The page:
Constant arguing increases premature death risk – University of Copenhagen

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09 May 2014

Constant arguing increases premature death risk

Healthy aging

People who frequently argue with family and friends, or worry too much about their loved ones, may have triple the risk of dying early in middle age, compared with those who are less argumentative suggests a new Danish study from Center for Healthy Aging.

"Having an argument every now and then is fine, but having it all the time seems dangerous," said study researcher Rikke Lund, an associate professor at the Center for Healthy Aging, University of Copenhagen.

The researchers found that unemployed men in particular seemed most vulnerable to stresses caused by constant conflicts with friends or family.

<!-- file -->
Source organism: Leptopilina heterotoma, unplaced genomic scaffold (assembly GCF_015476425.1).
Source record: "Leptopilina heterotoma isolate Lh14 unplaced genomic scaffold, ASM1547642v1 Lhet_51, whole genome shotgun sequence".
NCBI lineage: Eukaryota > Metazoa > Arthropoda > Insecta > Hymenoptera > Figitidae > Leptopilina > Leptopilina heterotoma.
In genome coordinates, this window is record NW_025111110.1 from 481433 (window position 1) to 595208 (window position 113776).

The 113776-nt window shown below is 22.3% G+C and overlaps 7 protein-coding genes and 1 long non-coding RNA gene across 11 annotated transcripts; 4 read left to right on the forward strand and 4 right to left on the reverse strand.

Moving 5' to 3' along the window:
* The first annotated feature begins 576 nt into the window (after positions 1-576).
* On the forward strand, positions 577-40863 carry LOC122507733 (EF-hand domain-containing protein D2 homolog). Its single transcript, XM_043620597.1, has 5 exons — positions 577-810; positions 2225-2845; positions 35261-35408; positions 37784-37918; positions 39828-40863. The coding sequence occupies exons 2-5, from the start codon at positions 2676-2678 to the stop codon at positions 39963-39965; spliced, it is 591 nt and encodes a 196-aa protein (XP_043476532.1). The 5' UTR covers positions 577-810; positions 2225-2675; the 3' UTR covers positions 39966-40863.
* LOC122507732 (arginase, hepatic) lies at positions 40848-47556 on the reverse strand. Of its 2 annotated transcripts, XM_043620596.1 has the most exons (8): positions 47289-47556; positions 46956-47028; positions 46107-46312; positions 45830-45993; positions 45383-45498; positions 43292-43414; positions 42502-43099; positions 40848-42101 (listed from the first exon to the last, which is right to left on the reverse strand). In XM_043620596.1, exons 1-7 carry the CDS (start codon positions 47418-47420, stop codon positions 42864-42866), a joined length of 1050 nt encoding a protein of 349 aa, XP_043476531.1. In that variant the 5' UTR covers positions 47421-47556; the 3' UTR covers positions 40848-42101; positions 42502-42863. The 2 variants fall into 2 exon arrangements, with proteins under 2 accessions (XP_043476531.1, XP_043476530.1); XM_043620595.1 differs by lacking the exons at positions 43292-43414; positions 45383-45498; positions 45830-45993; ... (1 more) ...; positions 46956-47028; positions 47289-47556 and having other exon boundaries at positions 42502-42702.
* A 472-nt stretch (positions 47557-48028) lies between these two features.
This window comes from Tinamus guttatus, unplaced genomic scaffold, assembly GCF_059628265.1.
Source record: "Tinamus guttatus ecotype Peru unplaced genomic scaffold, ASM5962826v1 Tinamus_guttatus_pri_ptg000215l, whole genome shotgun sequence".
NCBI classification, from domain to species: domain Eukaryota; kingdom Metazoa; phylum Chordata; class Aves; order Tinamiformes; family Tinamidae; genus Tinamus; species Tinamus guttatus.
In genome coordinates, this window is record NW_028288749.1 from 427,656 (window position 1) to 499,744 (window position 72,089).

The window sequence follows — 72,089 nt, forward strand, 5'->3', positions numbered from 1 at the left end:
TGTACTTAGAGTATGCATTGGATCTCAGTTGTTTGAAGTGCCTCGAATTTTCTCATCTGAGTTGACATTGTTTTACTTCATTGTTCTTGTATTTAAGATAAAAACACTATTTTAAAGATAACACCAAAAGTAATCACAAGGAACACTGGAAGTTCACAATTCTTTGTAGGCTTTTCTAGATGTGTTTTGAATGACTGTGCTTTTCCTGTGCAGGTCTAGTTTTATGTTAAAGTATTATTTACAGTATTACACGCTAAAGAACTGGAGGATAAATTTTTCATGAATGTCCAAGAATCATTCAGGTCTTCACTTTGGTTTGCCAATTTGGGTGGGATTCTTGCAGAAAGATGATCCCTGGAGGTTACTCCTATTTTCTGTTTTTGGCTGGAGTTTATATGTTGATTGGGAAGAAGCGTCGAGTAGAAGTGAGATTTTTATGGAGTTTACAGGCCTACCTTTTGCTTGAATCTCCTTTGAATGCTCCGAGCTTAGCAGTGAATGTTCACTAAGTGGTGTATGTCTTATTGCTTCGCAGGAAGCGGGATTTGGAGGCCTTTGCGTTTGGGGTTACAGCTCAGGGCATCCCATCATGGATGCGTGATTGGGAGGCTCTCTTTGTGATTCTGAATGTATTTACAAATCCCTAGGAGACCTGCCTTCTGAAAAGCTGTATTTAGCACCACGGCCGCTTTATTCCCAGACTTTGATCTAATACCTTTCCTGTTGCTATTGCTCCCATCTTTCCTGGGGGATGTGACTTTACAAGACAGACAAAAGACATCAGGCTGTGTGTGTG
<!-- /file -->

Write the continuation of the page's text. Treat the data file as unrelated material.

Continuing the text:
The researchers found that unemployed men in particular seemed most vulnerable to stresses caused by constant conflicts with friends or family.

Data on 9,875 men and women aged between 36 and 52 was used to explore the relationship between stressful social relations and premature death. The researchers found that unemployed men in particular seemed most vulnerable to stresses caused by constant conflicts with friends or family.

Rikke Lund said worries and arguments were part of life. But added that people who were always or often involved in conflicts were at greatest risk, and could be helped. "Intervening in conflicts, particularly for those out of work, may help to curb premature deaths associated with social relationship stressors," she added.

Contact:

Rikke Lund
Mobile: +45 24 66 05 35